Home » CLT Creatives »
We’re NUTS About This Book!
A Q&A with Mai-Lis Bahrby Porter Metzler on April 4, 2019
People of Charlotte, meet Mai-Lis Bahr.
Wait a minute … that’s her line not ours! After sharing hundreds of stories about local Charlotteans as the founder of People of Charlotte, Mai-Lis Bahr decided to share an important story of her own. She recently released her very first children’s book titled Mixed Nuts, a story about the ways diversity and inclusion help foster growth in the community.
Mai-Lis wanted to write a relatable story that could be used as a resource to teach children the importance of empathy and acceptance. She hopes it will help children and parents talk about diversity. Over on People of Charlotte, Mai-Lis is used to asking the questions. So, we decided to mix things up and ask her a few questions of our own about her new book:
What inspired you to write this book?[I was inspired by] a six-year-old boy who had an unexpected, profound impact on me. During our twice-a-week literacy tutoring sessions, we formed a special bond. Then one day, he wouldn’t speak or look at me. After gently asking several times what had upset him, he finally said, “You and I can’t be friends because you are white and I am black.”
I was not prepared—I never expected this conversation with a child his age. My heart ached for him and admittedly, I was hurt too. We both fell into a moment of silence as I tried to find the right words. I placed my arm next to his little arm and said, “I think your skin is beautiful and I hope you think mine is too.”
After exchanging many affirmations of love and friendship, our session ended that day and my quest began for a book that would help teach about diversity in a non-preachy, relatable way. I walked out of the library with books that only told half the story or didn’t really address what I was looking for: a relatable, educational story.
As a writer, there is a vulnerability in sharing your work—you cannot and will not please everyone. Any creative can relate. You just can’t let fear or doubt trump your passion and vision.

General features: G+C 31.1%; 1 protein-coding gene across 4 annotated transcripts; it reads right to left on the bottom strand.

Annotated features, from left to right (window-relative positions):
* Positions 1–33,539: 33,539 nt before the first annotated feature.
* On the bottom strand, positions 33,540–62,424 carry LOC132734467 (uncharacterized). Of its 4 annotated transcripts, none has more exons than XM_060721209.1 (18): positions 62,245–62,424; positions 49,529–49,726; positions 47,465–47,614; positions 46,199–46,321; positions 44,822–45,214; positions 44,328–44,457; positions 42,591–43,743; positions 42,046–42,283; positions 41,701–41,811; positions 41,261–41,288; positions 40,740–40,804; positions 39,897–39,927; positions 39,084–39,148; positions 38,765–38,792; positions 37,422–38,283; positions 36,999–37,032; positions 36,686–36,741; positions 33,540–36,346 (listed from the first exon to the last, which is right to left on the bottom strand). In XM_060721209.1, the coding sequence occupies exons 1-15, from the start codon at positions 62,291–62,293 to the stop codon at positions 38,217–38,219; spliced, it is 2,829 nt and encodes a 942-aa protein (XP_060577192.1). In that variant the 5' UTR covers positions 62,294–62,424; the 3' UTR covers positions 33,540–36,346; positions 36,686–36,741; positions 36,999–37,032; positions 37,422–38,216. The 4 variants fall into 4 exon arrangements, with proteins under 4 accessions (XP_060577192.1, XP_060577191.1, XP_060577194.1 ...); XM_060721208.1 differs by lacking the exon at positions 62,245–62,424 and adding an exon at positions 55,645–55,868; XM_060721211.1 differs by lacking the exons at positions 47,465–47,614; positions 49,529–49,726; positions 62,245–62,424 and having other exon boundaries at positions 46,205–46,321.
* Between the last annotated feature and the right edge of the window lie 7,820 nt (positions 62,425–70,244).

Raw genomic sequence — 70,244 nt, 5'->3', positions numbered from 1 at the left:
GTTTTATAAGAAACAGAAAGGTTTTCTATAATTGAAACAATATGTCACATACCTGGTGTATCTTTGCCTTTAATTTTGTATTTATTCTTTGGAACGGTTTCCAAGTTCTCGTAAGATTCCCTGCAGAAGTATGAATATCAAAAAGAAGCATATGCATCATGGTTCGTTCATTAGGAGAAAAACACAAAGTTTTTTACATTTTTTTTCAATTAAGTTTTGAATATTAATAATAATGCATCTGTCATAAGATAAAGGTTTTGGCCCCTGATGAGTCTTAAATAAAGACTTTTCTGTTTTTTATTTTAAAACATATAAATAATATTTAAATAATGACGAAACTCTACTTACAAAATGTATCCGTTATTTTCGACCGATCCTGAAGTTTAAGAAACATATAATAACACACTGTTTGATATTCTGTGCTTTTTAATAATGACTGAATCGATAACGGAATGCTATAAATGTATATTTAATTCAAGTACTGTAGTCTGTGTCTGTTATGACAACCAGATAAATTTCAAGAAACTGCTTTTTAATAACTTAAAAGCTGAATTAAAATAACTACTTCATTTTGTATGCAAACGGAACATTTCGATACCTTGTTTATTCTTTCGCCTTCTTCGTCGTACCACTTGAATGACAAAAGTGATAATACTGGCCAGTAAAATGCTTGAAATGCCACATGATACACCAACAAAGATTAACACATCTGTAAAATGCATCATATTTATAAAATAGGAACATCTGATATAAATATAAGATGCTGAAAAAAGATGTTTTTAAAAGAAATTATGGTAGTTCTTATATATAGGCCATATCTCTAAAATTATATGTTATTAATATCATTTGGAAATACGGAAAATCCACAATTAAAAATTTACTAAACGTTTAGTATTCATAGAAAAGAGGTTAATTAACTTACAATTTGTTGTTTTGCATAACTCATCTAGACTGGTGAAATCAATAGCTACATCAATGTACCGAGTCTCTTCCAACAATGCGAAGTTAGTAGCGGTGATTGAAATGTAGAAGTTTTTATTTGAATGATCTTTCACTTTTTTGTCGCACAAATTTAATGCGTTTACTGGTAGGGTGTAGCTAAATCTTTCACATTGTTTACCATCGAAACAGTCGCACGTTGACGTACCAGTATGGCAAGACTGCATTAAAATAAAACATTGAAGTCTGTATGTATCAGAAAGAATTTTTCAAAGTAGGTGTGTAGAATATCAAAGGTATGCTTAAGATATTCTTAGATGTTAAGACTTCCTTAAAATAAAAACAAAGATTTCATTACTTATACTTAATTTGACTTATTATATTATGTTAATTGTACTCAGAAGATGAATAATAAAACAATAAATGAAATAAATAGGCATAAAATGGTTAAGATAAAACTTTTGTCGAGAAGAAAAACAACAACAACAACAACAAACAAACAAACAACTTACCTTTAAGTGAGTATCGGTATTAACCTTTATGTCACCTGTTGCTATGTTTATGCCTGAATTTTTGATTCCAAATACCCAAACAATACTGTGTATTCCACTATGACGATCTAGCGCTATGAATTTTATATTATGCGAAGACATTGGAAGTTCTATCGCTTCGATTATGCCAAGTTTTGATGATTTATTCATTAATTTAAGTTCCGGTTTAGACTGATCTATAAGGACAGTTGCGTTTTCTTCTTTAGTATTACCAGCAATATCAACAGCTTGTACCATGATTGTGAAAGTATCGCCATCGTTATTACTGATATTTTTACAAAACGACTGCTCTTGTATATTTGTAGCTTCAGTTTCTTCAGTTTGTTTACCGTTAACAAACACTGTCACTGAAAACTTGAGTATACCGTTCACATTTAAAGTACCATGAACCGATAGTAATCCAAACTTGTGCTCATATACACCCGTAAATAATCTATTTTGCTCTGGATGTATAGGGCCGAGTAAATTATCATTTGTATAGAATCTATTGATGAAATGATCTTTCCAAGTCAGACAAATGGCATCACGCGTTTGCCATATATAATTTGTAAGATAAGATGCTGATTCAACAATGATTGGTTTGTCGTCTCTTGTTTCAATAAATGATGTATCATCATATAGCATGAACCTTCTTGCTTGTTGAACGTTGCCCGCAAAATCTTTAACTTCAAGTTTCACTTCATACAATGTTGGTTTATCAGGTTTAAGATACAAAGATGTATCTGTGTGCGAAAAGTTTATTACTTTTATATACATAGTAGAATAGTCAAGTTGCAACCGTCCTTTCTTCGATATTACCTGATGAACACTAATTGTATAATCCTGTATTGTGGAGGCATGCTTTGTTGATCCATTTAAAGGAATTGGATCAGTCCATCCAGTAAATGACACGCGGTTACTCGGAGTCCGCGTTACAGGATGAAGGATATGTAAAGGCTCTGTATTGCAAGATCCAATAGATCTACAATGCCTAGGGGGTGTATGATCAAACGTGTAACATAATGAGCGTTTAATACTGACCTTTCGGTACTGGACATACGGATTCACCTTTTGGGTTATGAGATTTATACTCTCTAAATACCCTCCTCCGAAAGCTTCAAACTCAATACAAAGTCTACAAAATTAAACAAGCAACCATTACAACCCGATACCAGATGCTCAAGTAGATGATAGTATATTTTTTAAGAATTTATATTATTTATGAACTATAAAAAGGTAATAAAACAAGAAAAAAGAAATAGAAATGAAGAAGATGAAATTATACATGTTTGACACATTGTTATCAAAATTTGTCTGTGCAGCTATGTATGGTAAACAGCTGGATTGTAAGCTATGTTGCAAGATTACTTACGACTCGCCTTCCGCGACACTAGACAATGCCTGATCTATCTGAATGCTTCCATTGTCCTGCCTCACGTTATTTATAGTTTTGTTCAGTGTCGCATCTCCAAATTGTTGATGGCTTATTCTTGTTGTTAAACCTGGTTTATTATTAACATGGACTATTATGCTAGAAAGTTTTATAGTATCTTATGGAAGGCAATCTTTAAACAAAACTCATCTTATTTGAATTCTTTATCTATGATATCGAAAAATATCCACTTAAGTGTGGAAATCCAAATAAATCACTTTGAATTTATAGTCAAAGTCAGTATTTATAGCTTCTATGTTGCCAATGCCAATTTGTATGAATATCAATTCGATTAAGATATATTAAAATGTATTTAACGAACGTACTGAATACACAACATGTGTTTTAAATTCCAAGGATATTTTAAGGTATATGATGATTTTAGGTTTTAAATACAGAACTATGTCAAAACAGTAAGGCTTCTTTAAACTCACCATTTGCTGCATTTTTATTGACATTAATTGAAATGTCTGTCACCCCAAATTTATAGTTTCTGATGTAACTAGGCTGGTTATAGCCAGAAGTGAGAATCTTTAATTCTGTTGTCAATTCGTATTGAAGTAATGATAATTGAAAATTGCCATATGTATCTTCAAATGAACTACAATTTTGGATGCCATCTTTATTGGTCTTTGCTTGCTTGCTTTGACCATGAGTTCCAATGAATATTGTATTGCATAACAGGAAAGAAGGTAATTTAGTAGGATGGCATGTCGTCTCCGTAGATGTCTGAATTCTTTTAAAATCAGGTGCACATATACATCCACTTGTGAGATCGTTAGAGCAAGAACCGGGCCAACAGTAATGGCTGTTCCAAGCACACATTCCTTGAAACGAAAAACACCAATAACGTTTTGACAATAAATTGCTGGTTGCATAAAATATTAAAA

Did your idea change as you were writing the book? If so, how?
For sure. The discussion section was added to the end of the story at the suggestion of another literacy tutor. I am grateful for her feedback because that section of the book opens up an important dialogue between listeners and readers.
When a child reads this book, what do you hope they take away from the experience?
That they embrace their neighbor in a more loving, open way without fear. I hope children recognize that we all want to feel loved, included, respected and part of the collective while being free to be our own unique selves. This is my hope for the reader, too. Differences are different. But, differences are not bad. We all have the ability to contribute to the world in a positive way through our unique gifts. Without even being entirely conscious of it, we judge others too quickly based on appearances and hopefully this book will remind us to slow down.
What has been the most surprising reaction you’ve gotten from a reader thus far?
I am really humbled, flattered, and excited that teachers have found the book to be a useful teaching tool in their classrooms. I would love for the book to get into more CMS classrooms in anticipation of the upcoming boundary changes. Our children set the tone for our future.
What’s next? Does the writing bug still have you?
I’ve been writing for as long as I can remember—it’s where I find my flow. The title and plot for the next Mixed Nuts book is coming along.
About a month ago, I wrote an unrelated story about kindness and anti-bullying in less than a day. The rhyming story just downloaded into me. I’m now sketching to see if I will illustrate this story myself or if I will find an illustrator. I really love this story about a dog and her triumph and cannot wait to share. And slowly, I am writing a memoir about my family’s 62-day cross country RV trip last summer. It was way more than just a road trip. Any agents or publishers out there interested?
How odd is it now to be interviewed, rather than being the interviewee?
Ha! You got me. I still haven’t shared my own story on People of Charlotte. Did I answer the question?